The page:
Bailey McCann, Opalesque New York:
In the first part of this series we covered a recent No-Action Letter issued by the SEC, which relaxed some of the rules around transaction size and fees that can be collected on a transaction. There is also a coordinated effort to make this relief binding by changing the federal laws around M&A brokers.
The Small Business Mergers, Acquisitions, Sales, and Brokerage Simplification Act (S. 1923 and H.R. 2274) would effectively simplify and cut costs around federal securities regulation of business brokerage services in privately negotiated business mergers, acquisitions, and sales of small and mid-sized businesses. Brokers would see relief on registration requirements and would also have clearer guidelines on how and when they can charge fees for service.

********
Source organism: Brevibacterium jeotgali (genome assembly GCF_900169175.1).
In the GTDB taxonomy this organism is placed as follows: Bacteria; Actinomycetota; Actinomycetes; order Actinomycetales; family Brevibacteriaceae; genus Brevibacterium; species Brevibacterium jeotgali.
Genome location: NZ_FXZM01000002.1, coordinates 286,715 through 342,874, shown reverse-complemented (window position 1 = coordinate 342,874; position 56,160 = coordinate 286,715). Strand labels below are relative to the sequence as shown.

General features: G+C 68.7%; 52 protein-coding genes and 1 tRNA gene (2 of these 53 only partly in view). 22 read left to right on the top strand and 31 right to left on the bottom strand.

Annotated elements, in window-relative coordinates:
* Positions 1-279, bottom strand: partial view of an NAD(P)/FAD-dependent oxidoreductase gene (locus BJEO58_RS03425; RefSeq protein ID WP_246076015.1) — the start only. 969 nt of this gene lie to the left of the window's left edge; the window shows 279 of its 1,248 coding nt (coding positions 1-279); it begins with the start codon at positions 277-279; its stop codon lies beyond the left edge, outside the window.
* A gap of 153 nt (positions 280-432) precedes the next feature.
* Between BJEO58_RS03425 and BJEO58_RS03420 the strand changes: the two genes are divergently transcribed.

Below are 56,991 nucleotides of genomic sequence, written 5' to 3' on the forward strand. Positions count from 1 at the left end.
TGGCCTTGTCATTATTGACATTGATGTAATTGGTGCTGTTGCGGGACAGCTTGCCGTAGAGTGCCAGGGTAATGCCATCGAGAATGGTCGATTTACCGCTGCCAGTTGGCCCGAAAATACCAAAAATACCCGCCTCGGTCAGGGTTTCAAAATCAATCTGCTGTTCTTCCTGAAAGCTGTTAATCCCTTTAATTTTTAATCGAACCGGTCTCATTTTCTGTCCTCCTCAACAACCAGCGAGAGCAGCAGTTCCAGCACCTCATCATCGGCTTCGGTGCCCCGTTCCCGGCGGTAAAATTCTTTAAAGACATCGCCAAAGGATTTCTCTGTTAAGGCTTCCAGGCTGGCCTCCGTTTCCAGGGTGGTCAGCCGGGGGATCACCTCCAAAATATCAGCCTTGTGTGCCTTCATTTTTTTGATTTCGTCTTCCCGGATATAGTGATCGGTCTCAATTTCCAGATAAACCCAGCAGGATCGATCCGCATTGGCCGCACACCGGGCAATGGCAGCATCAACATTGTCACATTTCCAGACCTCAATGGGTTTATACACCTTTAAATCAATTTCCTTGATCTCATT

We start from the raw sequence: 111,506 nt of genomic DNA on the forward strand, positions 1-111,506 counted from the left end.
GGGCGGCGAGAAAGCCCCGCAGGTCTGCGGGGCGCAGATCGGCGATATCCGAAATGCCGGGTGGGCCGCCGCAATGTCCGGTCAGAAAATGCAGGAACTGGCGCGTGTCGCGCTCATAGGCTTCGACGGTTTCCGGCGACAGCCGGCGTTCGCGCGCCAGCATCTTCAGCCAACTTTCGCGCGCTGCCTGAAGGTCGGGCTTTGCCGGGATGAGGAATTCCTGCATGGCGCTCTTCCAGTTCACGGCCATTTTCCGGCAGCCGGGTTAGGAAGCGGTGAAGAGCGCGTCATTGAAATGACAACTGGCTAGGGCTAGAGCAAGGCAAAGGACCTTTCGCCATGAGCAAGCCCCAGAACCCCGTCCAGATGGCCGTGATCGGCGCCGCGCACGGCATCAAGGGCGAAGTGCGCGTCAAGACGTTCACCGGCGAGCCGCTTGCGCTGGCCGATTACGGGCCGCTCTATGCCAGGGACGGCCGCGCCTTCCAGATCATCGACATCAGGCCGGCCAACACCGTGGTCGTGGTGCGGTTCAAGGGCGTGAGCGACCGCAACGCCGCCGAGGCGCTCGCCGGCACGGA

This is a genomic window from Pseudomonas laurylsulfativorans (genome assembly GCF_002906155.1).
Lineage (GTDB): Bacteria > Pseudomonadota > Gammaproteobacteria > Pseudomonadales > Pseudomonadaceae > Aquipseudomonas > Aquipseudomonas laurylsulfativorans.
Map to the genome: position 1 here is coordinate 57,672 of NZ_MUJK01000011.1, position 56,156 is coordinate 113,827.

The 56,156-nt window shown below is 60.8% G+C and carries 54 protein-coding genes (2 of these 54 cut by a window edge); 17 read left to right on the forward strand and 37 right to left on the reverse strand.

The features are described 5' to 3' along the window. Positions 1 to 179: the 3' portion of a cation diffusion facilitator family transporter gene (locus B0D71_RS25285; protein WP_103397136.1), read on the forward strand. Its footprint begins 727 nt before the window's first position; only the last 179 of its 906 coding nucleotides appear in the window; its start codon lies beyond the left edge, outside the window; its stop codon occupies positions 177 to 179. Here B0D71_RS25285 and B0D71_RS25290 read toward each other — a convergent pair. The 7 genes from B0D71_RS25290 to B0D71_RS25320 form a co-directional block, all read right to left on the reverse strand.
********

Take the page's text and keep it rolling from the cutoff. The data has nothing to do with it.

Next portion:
The current law offers a one-size-fits-all approach and in practice this means that the big transactions, handled by Wall Street’s brand name brokers, are the only ones that really meet all of the criteria. For small businesses and their M&A advisors rules are less clear. Transaction sizes are smaller, services are different and little guidance is available on what to do when your deal falls into this bucket. Buyers and sellers also feel an additional burden with steep transaction fees resulting from compliance requirements that make them act like the biggest firms in or......................
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